In two posts, here and here, Tim Johnson notes that two government investigations (one in the UK, the other in the US) tell a different tale. People in finance used math to hide what they were doing.
One of the premises I used to take for granted was that an argument presented using math would be more precise than the corresponding argument presented using words. Under this model, words from natural language are more flexible than math. They let us refer to concepts we do not yet fully understand. They are like rough prototypes. Then as our understanding grows, we use math to give words more precise definitions and meanings. ...
I assumed that because I was trying to use math to reason more precisely and to communicate more clearly, everyone would use it the same way. I knew that math, like words, could be used to confuse a reader, but I assumed that all of us who used math operated in a reputational equilibrium where obfuscating would be costly. I expected that in this equilibrium, we would see only the use of math to clarify and lend precision.
Unfortunately, I was wrong even about the equilibrium in the academic world, where mathiness is in fact used to obfuscate. In the world of for-profit finance, the return to obfuscation in communication with regulators is much higher, so there is every reason to expect that mathiness would be used liberally, particularly in mandated disclosures. ...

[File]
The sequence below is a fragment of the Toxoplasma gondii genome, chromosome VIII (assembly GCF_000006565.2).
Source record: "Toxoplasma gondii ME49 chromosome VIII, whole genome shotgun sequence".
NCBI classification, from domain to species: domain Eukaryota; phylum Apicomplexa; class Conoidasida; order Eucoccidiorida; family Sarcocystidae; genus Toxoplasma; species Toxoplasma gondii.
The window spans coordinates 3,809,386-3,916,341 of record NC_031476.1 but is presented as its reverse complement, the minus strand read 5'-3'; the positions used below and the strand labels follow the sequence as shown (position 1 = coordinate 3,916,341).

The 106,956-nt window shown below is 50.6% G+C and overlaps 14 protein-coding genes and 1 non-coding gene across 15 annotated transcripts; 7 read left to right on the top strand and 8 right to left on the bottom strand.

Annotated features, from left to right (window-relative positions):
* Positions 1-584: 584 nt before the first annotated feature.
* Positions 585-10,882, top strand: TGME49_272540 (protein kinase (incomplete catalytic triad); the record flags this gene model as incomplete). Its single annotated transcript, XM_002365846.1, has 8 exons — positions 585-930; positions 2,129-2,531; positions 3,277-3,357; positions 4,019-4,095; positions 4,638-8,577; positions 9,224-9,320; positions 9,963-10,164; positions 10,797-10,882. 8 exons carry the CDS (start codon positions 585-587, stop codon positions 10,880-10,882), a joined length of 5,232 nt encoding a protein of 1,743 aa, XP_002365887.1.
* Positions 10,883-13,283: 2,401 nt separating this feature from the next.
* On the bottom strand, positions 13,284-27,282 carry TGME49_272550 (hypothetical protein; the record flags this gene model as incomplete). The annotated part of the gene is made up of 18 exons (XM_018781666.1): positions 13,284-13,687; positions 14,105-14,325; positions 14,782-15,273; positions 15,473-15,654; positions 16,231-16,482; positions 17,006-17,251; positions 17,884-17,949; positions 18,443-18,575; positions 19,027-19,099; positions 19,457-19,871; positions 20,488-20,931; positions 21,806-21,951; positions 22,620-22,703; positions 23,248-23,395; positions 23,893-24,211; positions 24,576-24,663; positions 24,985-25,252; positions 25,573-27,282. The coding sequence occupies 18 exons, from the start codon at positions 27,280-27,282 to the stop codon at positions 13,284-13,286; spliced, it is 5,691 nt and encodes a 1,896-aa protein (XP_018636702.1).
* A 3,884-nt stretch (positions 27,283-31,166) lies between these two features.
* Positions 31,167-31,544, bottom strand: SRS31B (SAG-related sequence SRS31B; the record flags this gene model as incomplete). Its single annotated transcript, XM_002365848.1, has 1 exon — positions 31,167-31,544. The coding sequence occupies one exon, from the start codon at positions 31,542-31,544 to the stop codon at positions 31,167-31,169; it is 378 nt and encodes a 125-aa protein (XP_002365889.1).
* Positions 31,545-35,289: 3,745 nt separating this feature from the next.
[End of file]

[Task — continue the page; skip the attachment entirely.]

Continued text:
We should expect that there will be mistakes in math, just as there are mistakes in computer code. We should also expect some inaccuracies in the verbal claims about what the math says. A small number of errors of either type should not be a cause for alarm, particularly if the math is presented transparently so that readers can check the math itself and check whether it aligns with the words. In contrast, either opaque math or ambiguous verbal statements about the math should be grounds for suspicion. ...
Mathiness–exposition characterized by a systematic divergence between what the words say and what the math implies–should be rejected outright.
Sunday, July 19, 2015
This is by David Warsh:
The Rivals, Economic Principals: When Keynes died, in April 1946, The Times of London gave him the best farewell since Nelson after Trafalgar: “To find an economist of comparable influence one would have to go back to Adam Smith.” A few years later, Alvin Hansen, of Harvard University, Keynes’ leading disciple in the United States, wrote , “It may be a little too early to claim that, along with Darwin’s Origin of Species and Marx’s Capital, The General Theory is one of the most significant book which have appeared in the last hundred years. … But… it continues to gain in importance.”
In fact, the influence of Keynes’ book, as opposed to the vision of “macroeconomics” at the heart of it, and the penumbra of fame surrounding it, already had begun its downward arc. Civilians continued to read the book, more for its often sparkling prose than for the clarity of its argument. Among economists, intermediaries and translators had emerged in various communities to explain the insights the great man had sought to convey. Speaking of the group in Cambridge, Massachusetts, Robert Solow put it this way, many years later: “We learned not as much from it – it was…almost unreadable – as from a number of explanatory articles that appeared on all our graduate school reading lists.”